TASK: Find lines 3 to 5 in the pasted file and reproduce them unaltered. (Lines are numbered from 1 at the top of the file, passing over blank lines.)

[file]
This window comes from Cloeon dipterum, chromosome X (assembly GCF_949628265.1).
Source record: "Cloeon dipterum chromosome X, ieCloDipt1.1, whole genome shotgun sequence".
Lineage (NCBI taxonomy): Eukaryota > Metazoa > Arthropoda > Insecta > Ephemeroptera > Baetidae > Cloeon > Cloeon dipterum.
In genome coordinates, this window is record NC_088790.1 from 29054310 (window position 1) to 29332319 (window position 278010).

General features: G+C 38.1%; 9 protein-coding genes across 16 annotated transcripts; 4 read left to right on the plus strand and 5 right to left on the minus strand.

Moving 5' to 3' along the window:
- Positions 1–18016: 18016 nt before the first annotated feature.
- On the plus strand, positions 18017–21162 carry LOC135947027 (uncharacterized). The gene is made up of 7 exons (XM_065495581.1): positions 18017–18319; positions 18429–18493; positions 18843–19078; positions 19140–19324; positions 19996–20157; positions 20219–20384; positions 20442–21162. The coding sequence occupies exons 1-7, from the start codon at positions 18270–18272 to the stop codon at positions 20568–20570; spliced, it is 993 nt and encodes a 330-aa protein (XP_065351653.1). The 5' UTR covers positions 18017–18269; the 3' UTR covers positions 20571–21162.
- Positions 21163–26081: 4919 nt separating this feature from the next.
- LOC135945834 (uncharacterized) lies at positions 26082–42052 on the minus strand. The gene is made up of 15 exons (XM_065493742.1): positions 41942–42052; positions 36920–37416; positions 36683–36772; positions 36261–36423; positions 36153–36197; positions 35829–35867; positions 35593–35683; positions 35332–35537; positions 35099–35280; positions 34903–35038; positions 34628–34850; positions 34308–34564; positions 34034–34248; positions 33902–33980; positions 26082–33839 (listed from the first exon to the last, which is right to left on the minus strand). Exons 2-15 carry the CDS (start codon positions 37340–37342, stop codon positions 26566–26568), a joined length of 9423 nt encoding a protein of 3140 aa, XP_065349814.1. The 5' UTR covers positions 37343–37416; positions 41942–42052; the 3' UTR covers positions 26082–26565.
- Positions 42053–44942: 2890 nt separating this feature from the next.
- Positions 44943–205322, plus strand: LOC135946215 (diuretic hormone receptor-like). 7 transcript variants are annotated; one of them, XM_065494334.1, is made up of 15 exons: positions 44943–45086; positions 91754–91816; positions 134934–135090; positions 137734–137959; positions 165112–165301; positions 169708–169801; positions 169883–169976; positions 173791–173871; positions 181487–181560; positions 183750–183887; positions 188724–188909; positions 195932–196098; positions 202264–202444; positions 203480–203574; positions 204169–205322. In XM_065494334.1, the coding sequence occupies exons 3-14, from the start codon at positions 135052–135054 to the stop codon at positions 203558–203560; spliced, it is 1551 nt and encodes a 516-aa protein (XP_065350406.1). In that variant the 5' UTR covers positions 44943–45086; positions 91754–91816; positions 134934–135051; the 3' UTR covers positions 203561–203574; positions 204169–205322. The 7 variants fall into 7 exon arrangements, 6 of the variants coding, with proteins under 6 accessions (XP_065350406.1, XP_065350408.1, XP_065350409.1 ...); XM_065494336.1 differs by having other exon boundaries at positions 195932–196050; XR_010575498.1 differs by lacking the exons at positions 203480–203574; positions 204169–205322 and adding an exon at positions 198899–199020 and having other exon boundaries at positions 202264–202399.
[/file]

Lineage (NCBI taxonomy): Eukaryota > Metazoa > Arthropoda > Insecta > Ephemeroptera > Baetidae > Cloeon > Cloeon dipterum.
In genome coordinates, this window is record NC_088790.1 from 29054310 (window position 1) to 29332319 (window position 278010).

General features: G+C 38.1%; 9 protein-coding genes across 16 annotated transcripts; 4 read left to right on the plus strand and 5 right to left on the minus strand.